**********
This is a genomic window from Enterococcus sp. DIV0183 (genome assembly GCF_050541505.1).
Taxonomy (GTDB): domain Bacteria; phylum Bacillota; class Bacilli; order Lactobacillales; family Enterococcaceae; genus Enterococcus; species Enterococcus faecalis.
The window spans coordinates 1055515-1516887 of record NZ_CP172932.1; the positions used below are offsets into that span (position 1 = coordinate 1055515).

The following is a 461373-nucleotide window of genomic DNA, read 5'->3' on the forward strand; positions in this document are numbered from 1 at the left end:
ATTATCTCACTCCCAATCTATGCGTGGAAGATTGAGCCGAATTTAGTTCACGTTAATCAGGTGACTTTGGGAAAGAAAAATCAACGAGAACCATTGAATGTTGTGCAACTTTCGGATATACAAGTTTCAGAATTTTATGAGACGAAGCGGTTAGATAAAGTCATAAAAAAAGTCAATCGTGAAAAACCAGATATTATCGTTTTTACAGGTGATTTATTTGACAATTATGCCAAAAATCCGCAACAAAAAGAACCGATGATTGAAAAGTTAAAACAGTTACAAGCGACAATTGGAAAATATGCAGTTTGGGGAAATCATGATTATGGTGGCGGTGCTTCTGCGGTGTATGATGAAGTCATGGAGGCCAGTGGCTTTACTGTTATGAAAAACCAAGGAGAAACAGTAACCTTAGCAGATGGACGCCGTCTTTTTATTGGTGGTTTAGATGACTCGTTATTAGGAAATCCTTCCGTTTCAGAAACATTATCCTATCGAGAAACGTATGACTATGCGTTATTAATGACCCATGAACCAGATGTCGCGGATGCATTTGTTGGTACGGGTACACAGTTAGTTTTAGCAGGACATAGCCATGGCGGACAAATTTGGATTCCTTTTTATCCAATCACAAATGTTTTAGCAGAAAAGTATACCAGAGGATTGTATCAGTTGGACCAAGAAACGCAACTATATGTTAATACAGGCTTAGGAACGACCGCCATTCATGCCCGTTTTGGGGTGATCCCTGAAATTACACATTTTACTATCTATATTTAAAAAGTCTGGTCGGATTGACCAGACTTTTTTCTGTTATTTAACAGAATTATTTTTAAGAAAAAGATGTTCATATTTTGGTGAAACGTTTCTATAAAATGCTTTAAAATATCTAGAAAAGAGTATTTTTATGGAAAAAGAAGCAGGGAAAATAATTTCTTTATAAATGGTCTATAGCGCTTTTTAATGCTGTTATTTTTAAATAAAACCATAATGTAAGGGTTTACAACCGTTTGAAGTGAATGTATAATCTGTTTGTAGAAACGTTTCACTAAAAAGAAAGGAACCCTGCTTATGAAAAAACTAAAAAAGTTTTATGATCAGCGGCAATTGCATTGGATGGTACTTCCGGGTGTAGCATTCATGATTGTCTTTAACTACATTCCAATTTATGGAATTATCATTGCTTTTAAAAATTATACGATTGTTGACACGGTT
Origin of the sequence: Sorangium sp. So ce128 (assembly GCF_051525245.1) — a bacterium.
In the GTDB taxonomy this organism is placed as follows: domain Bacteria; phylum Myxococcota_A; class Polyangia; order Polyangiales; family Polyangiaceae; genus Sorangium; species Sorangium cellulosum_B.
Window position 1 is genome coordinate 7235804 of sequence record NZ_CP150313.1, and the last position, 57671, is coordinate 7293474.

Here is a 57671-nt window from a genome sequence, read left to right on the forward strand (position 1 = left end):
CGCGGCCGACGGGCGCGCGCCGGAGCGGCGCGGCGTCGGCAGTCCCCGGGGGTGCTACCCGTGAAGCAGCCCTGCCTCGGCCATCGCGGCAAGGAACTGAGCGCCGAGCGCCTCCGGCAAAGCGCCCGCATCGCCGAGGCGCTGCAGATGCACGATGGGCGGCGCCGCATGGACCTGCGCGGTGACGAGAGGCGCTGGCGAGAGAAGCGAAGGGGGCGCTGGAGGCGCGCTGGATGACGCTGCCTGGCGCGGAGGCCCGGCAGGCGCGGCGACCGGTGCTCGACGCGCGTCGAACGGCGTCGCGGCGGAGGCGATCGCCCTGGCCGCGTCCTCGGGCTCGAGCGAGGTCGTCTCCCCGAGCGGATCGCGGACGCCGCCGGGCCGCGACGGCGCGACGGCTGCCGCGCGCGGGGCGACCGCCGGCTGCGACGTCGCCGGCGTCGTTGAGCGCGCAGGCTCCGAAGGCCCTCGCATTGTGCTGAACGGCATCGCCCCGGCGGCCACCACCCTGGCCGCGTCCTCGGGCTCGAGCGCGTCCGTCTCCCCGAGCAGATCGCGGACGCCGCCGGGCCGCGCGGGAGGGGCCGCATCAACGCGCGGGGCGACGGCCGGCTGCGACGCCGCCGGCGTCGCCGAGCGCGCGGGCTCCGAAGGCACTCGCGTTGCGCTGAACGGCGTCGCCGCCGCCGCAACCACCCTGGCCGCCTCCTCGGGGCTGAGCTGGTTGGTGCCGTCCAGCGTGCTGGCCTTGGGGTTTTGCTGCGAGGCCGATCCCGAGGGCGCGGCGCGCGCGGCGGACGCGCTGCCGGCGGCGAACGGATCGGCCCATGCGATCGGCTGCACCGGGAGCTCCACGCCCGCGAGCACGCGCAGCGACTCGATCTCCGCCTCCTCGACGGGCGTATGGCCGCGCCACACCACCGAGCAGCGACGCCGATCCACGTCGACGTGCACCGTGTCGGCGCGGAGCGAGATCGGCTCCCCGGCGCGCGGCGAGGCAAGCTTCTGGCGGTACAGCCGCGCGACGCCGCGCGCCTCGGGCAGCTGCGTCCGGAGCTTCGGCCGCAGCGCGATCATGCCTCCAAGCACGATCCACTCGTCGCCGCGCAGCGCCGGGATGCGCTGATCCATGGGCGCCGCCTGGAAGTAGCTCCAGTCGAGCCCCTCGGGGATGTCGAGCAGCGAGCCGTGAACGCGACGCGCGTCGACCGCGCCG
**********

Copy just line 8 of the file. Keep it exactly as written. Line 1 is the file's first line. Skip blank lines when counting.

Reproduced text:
Window position 1 is genome coordinate 7235804 of sequence record NZ_CP150313.1, and the last position, 57671, is coordinate 7293474.